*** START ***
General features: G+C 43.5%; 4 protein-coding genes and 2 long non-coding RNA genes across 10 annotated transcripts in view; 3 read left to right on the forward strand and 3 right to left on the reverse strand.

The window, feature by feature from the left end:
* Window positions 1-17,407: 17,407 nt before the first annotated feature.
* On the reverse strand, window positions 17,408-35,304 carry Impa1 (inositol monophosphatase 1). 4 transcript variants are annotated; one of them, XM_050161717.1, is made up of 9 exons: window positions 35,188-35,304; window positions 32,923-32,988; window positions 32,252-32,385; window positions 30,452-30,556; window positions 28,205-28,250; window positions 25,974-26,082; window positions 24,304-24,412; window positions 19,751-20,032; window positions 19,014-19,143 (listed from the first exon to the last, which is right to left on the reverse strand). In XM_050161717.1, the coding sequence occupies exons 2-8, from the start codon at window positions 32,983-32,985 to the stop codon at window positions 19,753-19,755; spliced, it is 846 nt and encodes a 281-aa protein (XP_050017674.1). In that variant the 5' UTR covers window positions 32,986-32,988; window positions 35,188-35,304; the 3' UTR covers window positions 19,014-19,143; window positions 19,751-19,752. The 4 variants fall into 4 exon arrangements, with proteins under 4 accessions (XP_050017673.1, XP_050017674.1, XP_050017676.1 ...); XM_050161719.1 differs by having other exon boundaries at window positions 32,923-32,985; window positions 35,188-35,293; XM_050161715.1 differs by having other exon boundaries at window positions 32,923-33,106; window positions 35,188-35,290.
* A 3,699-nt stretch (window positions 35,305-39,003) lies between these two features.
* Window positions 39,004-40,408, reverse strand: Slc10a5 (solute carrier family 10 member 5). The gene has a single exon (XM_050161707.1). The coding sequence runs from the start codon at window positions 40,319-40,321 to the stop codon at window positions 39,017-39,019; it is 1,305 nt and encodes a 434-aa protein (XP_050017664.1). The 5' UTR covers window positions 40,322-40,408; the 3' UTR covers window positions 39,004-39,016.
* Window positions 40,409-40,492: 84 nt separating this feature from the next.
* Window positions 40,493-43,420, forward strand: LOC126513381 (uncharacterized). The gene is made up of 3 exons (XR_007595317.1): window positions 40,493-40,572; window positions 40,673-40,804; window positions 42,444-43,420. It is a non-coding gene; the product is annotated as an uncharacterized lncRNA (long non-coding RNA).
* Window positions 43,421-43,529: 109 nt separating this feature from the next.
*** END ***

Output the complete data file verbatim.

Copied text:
General features: G+C 43.5%; 4 protein-coding genes and 2 long non-coding RNA genes across 10 annotated transcripts in view; 3 read left to right on the forward strand and 3 right to left on the reverse strand.

The window, feature by feature from the left end:
* Window positions 1-17,407: 17,407 nt before the first annotated feature.
* On the reverse strand, window positions 17,408-35,304 carry Impa1 (inositol monophosphatase 1). 4 transcript variants are annotated; one of them, XM_050161717.1, is made up of 9 exons: window positions 35,188-35,304; window positions 32,923-32,988; window positions 32,252-32,385; window positions 30,452-30,556; window positions 28,205-28,250; window positions 25,974-26,082; window positions 24,304-24,412; window positions 19,751-20,032; window positions 19,014-19,143 (listed from the first exon to the last, which is right to left on the reverse strand). In XM_050161717.1, the coding sequence occupies exons 2-8, from the start codon at window positions 32,983-32,985 to the stop codon at window positions 19,753-19,755; spliced, it is 846 nt and encodes a 281-aa protein (XP_050017674.1). In that variant the 5' UTR covers window positions 32,986-32,988; window positions 35,188-35,304; the 3' UTR covers window positions 19,014-19,143; window positions 19,751-19,752. The 4 variants fall into 4 exon arrangements, with proteins under 4 accessions (XP_050017673.1, XP_050017674.1, XP_050017676.1 ...); XM_050161719.1 differs by having other exon boundaries at window positions 32,923-32,985; window positions 35,188-35,293; XM_050161715.1 differs by having other exon boundaries at window positions 32,923-33,106; window positions 35,188-35,290.
* A 3,699-nt stretch (window positions 35,305-39,003) lies between these two features.
* Window positions 39,004-40,408, reverse strand: Slc10a5 (solute carrier family 10 member 5). The gene has a single exon (XM_050161707.1). The coding sequence runs from the start codon at window positions 40,319-40,321 to the stop codon at window positions 39,017-39,019; it is 1,305 nt and encodes a 434-aa protein (XP_050017664.1). The 5' UTR covers window positions 40,322-40,408; the 3' UTR covers window positions 39,004-39,016.
* Window positions 40,409-40,492: 84 nt separating this feature from the next.
* Window positions 40,493-43,420, forward strand: LOC126513381 (uncharacterized). The gene is made up of 3 exons (XR_007595317.1): window positions 40,493-40,572; window positions 40,673-40,804; window positions 42,444-43,420. It is a non-coding gene; the product is annotated as an uncharacterized lncRNA (long non-coding RNA).
* Window positions 43,421-43,529: 109 nt separating this feature from the next.